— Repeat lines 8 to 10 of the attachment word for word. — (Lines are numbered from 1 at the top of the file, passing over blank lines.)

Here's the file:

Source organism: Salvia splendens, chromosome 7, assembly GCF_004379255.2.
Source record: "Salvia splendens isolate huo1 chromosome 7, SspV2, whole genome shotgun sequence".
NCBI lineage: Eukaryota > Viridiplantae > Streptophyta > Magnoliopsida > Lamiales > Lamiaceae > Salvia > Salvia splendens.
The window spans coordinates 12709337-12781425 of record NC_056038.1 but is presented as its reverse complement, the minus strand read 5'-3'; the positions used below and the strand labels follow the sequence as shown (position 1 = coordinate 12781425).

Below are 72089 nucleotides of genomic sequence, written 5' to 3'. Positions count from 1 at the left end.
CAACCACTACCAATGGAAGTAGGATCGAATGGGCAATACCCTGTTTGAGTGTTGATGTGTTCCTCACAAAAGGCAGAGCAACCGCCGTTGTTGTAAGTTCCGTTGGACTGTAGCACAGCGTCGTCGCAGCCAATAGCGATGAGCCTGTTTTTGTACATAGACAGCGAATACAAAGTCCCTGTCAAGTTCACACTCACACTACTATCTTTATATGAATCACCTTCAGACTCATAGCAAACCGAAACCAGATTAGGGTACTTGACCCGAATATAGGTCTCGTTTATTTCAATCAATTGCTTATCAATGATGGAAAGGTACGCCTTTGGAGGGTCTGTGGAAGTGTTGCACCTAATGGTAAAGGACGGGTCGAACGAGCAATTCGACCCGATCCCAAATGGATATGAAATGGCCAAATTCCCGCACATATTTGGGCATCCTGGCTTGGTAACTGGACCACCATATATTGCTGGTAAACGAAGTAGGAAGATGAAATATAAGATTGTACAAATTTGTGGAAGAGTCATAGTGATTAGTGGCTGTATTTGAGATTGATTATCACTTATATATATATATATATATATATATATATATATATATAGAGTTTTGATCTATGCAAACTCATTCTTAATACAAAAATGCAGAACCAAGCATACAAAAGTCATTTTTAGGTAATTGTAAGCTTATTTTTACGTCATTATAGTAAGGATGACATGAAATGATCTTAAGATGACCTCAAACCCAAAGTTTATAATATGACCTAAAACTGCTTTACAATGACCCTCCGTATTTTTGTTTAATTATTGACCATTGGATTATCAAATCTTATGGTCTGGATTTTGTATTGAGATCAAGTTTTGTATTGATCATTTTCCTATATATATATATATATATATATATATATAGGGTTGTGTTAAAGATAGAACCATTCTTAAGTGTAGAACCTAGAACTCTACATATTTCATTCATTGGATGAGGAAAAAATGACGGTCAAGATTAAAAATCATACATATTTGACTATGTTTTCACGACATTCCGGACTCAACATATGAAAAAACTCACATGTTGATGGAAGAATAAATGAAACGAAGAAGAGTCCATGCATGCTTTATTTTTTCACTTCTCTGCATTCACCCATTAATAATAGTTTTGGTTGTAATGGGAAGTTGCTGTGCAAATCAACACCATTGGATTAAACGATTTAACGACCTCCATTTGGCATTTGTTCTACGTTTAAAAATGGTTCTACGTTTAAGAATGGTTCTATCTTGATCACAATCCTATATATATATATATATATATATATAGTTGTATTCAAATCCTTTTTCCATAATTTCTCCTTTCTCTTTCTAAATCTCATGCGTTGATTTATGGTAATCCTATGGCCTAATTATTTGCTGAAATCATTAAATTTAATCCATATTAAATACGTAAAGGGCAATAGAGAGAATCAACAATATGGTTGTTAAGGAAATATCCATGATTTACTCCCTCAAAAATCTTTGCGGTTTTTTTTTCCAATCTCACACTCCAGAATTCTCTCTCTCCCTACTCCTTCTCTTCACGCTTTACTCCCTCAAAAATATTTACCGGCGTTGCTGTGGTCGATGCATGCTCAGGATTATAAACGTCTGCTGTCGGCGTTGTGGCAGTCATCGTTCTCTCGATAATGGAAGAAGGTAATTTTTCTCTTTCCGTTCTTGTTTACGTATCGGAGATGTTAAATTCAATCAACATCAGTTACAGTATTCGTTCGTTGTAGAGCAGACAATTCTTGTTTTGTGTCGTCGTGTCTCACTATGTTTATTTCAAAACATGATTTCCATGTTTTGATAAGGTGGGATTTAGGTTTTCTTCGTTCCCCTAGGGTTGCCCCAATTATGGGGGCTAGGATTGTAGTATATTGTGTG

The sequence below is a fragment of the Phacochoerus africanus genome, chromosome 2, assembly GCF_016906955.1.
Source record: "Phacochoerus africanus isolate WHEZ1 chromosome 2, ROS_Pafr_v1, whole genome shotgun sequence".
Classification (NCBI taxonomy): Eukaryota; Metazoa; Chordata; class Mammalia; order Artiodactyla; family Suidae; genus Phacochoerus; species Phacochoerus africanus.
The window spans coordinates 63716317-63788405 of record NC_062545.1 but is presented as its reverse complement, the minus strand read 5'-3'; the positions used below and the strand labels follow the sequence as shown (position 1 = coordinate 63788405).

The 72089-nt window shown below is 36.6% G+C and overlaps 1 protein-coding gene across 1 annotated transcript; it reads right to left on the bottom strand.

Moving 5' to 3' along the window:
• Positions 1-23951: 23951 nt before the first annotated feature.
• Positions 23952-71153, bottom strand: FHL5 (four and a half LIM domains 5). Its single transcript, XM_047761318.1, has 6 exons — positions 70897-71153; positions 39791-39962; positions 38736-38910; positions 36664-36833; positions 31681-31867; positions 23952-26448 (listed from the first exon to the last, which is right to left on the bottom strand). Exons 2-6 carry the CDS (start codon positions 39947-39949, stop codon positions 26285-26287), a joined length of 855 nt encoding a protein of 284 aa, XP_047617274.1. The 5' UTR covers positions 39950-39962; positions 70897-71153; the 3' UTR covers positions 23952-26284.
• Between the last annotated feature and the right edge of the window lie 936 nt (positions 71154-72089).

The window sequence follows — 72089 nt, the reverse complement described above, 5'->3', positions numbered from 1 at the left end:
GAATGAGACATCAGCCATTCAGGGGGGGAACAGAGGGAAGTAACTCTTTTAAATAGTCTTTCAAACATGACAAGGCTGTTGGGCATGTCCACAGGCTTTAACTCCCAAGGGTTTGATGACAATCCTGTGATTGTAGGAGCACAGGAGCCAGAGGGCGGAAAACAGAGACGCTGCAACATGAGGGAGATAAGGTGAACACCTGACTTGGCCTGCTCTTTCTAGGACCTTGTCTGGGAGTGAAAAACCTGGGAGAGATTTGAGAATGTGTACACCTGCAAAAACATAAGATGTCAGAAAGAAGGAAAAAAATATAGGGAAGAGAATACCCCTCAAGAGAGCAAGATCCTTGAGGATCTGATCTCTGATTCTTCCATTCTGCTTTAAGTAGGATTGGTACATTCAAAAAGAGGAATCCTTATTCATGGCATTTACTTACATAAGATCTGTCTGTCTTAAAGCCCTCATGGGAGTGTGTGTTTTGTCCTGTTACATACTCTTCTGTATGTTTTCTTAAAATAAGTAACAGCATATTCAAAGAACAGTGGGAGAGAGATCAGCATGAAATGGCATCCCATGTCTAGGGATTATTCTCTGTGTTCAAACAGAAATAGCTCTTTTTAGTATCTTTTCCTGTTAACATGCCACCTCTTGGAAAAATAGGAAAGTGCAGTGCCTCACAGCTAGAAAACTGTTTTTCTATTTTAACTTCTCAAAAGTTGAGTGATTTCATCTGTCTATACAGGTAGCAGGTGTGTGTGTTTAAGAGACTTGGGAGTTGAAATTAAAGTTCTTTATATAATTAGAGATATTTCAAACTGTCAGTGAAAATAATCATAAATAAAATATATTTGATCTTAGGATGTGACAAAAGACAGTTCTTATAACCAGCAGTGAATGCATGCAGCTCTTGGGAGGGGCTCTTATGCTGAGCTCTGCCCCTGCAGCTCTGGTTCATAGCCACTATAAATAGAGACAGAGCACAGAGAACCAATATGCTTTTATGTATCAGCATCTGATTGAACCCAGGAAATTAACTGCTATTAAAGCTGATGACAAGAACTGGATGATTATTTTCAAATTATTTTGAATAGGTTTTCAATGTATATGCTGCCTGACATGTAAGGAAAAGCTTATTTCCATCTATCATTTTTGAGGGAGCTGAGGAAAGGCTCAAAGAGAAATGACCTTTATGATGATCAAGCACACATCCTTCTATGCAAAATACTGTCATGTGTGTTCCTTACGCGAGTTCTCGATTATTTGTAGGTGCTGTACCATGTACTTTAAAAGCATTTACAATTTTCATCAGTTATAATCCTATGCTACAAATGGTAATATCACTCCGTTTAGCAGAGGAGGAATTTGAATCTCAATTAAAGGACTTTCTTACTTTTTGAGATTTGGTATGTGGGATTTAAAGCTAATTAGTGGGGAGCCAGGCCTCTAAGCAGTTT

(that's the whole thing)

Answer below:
Source record: "Phacochoerus africanus isolate WHEZ1 chromosome 2, ROS_Pafr_v1, whole genome shotgun sequence".
Classification (NCBI taxonomy): Eukaryota; Metazoa; Chordata; class Mammalia; order Artiodactyla; family Suidae; genus Phacochoerus; species Phacochoerus africanus.
The window spans coordinates 63716317-63788405 of record NC_062545.1 but is presented as its reverse complement, the minus strand read 5'-3'; the positions used below and the strand labels follow the sequence as shown (position 1 = coordinate 63788405).